The income levels at which people qualify for the direct payments has caused rifts among Democrats, with moderates arguing that relief should be more narrowly targeted to people most in need. Biden has said he will not allow the per-person payments to fall below $1,400 but has indicated flexibility on the income thresholds.
“There is a discussion right now about what that threshold will look like. A conclusion has not been finalized,” said White House press secretary Jen Psaki.
Congress approved $600 per person direct payments in December. The additional $1,400 would bring the total to $2,000. Democrats have sought that amount for months, and it won support from then-President Donald Trump during his unsuccessful reelection campaign, even as it was opposed by many congressional Republicans.
The Ways and Means proposal would increase emergency jobless aid to $400 weekly from its current $300. Benefits would last until Aug. 29, instead of March 14 as now scheduled. The new amount is still below the original $600 extra weekly benefit that was enacted last March but expired July 31.
The plan would fight child poverty by increasing the child tax credit for families for one year. Now a maximum $2,000 annually, it would grow to up to $3,600 per child under 6 and as much as $3,000 for those up to age 17. Payments of the credit would be made monthly, even to families that owe no federal income taxes — a change from current policy.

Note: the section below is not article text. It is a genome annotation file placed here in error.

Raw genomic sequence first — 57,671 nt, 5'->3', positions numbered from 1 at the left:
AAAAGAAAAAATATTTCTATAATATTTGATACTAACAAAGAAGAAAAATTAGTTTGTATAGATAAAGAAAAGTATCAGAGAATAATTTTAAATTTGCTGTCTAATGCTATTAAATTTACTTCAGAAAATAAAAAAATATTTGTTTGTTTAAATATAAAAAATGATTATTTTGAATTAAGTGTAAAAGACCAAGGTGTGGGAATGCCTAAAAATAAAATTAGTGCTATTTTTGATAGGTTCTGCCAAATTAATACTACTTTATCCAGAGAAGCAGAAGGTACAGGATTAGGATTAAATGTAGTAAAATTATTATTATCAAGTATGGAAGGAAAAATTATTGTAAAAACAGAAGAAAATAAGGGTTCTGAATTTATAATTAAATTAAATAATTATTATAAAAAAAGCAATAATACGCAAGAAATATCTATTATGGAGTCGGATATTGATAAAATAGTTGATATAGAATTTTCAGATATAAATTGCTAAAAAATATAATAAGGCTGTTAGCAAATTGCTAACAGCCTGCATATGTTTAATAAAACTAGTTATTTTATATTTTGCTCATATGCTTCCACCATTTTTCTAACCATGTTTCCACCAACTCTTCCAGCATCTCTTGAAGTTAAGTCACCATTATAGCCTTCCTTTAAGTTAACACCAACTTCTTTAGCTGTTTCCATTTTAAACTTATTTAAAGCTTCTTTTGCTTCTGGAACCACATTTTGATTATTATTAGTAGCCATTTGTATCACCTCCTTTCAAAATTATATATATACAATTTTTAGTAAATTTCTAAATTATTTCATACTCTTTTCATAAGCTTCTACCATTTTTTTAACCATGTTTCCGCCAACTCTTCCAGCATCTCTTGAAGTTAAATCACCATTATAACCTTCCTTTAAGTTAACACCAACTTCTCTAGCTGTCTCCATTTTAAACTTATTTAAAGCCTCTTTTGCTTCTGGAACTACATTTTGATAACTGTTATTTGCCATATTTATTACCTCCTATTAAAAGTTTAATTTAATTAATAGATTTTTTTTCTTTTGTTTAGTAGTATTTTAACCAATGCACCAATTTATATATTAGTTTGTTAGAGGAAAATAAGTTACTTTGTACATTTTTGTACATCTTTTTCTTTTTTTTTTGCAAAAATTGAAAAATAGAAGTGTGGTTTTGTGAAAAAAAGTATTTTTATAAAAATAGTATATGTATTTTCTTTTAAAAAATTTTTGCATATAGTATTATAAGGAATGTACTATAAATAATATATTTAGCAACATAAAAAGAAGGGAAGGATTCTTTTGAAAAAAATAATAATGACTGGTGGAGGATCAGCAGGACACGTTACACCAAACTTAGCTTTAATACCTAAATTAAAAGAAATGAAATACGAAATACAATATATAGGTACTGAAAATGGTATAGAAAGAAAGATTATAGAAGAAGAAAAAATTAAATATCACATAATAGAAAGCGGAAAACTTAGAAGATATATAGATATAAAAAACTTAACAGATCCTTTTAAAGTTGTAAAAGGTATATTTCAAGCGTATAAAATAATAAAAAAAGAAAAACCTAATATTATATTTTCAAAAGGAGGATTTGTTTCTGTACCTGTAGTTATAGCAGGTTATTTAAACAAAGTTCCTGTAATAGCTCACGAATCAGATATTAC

The bill also provides several pathways for people to get and keep health insurance, including an early test of Biden’s pledge to build on Obama's health care law.
One section would sweeten the subsidies provided under former President Barack Obama's health law. The Biden administration has already announced a three-month special sign-up period for ACA coverage starting next Monday. The more generous financial assistance in the House bill would be available for this year and next.
The bill would also cover 85% of the cost of premiums for workers trying to preserve their job-based health insurance after getting laid off. A federal law known as COBRA already allows them to temporarily keep their old employer’s health plan, but they typically have to pay prohibitively high premiums. The assistance would be available through Sept. 30.
For workers without children, the plan proposes a significant expansion of the earned-income tax credit — a refundable credit currently claimed by taxpayers who earn an average $20,000 a year. The EITC is viewed by its proponents as a major anti-poverty tool for working people.
The legislation calls for the maximum credit for workers without children to be nearly tripled and for wider eligibility. It also contains tax breaks for some restaurants that have received pandemic aid.
The bills' details were announced as a report by the nonpartisan Congressional Budget Office said boosting the minimum wage to $15 an hour would increase joblessness even as it boosts wages for millions of workers.
Progressives like Sen. Bernie Sanders, I-Vt., author of the minimum wage legislation, want Democrats to fight for it now. It faces opposition from the GOP and some Democratic moderates wary that it will hurt small businesses during the pandemic.
Associated Press writers Marcy Gordon in Washington and Collin Binkley in Boston contributed to this report.